Would you go track or would you go street and why?

Discussion in 'Classic Mustang Specific Tech' started by HistoricMustang, Jan 12, 2006.

  1. i say street, that car seems too nice to put on the track.
  2. Track. Nice solid body it looks lke to start with. None of the tedious BS to do first.
  3. I say track that car and retire the fastback...now that fastback is to nice for the track :)
  4. i would stick to the street, that car is way to nice to screw up... u would end up replacing a lot of perfectly good stuff.
  5. If I was you...

    And all ready had a beautiful track car and a beautiful street car, I'd use this car as a base to build a true G.T. as in Gran Turismo in the full sense of the term. Not as in a "clone of a Mustang GT". That car looks like such a great place to start. What a fun project that would be!

  6. I really dont see the benefit of having a track car,when you can build a dual purpose car,might not be as "good" as a track car,but when the feeling to go for a drive is there,theres no worrying about it.

    Mine has surpased "street" right now,till i can figure out the "surging",doesnt make it fun in traffic, but sounds wicked as hell :)
  7. I think it would be better suited as a street car. If it showed the usual wear of a 40 year old car and was missing alot of original parts, I would say track. If it was a boring 2v 289/C4 hardtop(like my '68) that wouldnt really be worth restoring, again track.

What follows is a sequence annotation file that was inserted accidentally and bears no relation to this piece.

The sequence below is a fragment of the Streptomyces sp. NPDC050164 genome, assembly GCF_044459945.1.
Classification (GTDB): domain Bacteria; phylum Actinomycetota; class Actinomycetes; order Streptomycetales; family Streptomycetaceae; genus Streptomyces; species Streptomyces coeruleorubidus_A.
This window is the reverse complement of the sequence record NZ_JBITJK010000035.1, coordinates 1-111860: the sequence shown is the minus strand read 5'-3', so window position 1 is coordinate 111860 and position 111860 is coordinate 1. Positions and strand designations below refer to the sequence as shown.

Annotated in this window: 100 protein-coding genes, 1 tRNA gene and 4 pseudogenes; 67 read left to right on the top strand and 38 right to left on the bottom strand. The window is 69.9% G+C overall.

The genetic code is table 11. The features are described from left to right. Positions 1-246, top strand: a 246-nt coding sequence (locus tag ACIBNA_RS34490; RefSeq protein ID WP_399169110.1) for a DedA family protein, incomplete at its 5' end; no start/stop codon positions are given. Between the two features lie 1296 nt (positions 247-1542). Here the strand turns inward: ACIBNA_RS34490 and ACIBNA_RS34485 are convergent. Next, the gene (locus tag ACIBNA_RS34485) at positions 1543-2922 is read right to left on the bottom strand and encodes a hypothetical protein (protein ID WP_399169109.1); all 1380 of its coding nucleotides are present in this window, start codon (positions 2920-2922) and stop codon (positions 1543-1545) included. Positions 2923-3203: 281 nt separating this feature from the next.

I had a non-GT(I think) '65 notch with factory disc brakes and a Toploader. It probably would have been worth restoring, rather than the GT350 notchback clone restomod it ended up as. Looked good though :D.

    Is that a 3 speed?
  8. With this car in such good shape, I kind of like the idea of doing dual duty. Perhaps not a daily driver but set up to do some serious street cruising and out of town fun trips. Also, with suspension and motor set up for some open track or hot lap events.

    Anything set up for full race is extremely difficult to be used for street duty..................the cam is the single biggest problem. You can lay down a lot of horsepower on these things with the right cam set up but they become almost impossible to drive in traffic.

    John could make this a very nice dual duty ride!

  9. Thanks Historic... think I will do what you are suggesting. I am blessed to be able to work from home, so "daily driver" is not what it normally means.
    I think I am going to work on the suspension first, no point in going fast if you cannot control it, right?
    I see a lot of people installing lowering springs, but cutting them even shorter - is this a good idea?
    Any other thoughts on the progression of this car? Not sure if it matters or not, but I already plan on installing a set of Cragar SS rims (14") with 245/60/14 (rear) and 205/60/14 (front) and a 4 speed toploader. Also, the rear end is an axle code "1" - I think that means 3.00 - if my research is correct, and assuming nothing has changed in 40 years. :) Thanks everyone for their opinions, and thanks, Historic for getting the thread started. I look forward to "working" with all of you - this seems like a great place to learn a lot. Cheers.